T is for Taken to new heights: When you’ve yet to miss an AFLW All-Australian team and are a two-time best and fairest, it’s a wonder if you’ll ever reach your peak. Against Essendon with 24 disposals, 406 metres gained and a goal, Karen Paxman had yet another career-best outing, in a career that has been full of them. 

U is for Up there, Shierlaw: Kate Shierlaw’s marking skills were on show in the loss to Port Adelaide, both up forward and behind the ball. She’s been used as a bail-out option down the line and in the defensive half by coach Nick Dal Santo, and did it again expertly on Sunday. Despite a frustrating match-up with Alex Ballard, she registered 13 disposals, six marks, and kicked a goal.

V is for Victory towards redemption: Finals were already secured for the Demons, and now, with just one game to go in the season, a big win over Essendon has them staring at a potential minor premiership, Should the Lions fail to get over the Pies on Friday night. From there, there is unfinished business in the finals series. 

W is for Winners’ list once again: Strong performances from Hayley Miller and Kiara Bowers were enough to see the Dockers clinch their second win of the season over the fresh-faced Swans. It’s been a long season for Fremantle, after last season’s preliminary finalists sat in 17th place prior to Round Nine.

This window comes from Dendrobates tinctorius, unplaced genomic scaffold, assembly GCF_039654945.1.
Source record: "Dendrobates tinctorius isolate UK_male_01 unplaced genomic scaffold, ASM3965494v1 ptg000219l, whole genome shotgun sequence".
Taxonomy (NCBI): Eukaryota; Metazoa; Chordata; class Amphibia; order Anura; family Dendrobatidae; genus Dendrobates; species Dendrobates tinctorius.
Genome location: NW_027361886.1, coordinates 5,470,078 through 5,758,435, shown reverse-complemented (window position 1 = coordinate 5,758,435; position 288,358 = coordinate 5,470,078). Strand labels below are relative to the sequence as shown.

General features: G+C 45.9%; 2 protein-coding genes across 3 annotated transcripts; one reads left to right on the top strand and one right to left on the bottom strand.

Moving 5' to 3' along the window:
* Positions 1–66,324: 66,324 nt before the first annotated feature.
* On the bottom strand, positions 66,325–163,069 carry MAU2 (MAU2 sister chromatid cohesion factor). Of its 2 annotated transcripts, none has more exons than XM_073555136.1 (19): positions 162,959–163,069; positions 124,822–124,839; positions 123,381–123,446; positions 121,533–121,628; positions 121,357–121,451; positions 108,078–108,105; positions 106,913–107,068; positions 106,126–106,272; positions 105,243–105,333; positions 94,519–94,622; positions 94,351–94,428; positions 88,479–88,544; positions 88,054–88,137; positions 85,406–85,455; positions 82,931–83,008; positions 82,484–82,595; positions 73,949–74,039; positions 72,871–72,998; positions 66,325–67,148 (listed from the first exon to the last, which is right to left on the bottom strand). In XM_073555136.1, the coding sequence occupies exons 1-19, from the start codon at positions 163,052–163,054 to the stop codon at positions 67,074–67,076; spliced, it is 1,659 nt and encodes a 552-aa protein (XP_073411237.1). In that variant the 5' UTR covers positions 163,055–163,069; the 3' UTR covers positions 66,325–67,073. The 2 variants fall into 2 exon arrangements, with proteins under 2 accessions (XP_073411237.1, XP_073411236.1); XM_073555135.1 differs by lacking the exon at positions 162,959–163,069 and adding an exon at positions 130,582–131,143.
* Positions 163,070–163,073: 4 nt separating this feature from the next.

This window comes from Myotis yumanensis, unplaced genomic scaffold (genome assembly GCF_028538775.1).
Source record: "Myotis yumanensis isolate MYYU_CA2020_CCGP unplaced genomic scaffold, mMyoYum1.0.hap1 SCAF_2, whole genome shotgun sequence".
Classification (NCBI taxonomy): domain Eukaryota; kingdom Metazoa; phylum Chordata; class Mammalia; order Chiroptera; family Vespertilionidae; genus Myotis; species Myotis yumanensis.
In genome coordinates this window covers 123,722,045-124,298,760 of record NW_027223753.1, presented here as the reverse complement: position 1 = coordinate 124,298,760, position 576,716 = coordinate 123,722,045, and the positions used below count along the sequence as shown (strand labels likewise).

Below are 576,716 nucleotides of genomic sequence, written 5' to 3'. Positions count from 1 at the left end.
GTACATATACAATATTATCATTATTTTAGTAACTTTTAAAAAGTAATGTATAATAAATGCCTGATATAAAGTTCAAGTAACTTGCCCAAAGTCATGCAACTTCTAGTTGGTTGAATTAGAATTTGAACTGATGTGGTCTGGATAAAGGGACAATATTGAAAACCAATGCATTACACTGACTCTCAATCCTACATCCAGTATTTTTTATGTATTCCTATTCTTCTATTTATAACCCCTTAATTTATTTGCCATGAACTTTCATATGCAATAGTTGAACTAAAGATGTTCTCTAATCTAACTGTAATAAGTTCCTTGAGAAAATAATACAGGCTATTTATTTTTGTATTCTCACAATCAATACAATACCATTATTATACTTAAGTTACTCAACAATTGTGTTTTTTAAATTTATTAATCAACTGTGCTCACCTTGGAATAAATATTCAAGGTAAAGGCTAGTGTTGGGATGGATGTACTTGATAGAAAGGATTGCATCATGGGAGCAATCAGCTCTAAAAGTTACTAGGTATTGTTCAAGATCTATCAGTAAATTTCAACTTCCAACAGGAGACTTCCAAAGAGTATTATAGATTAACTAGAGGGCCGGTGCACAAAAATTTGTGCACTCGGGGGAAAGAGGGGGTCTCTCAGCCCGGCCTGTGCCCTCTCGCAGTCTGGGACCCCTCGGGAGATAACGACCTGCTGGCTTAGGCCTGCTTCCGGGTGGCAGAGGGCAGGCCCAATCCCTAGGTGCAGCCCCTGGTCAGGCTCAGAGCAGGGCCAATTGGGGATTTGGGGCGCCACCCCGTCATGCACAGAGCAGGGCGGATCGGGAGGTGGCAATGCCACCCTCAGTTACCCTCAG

X is for X-citement misplaced: You could forgive Collingwood skipper Steph Chiocci for getting ahead of herself in her milestone 50th game. Bending a kick from a tight angle, she thought she’d nailed a brilliant goal, celebrating accordingly, before quickly becoming aware it had fallen short.

Y is for Youthful and impactful: The Tigers were damaging on the scoreboard in Sunday’s win over the Giants, and much of that damage was inflicted by their youngsters. Monique Conti dominated, with three goals for the game, while her midfield teammate Grace Egan added one of her own and created plenty going forward. Additionally, 19-year-old forward Stella Reid had her best game yet, putting two goals on the board in the first quarter which were huge in allowing the Tigers to keep the Giants at distance for the rest of the game.

Z Is for Zipping goal for DP: Another game, another goal of the year nomination for Adelaide Crows’ livewire Danielle Ponter. Intercepting the ball and carrying it forward with four bounces, Ponter used her blistering pace to get away from Meg McDonald to kick a cracking goal.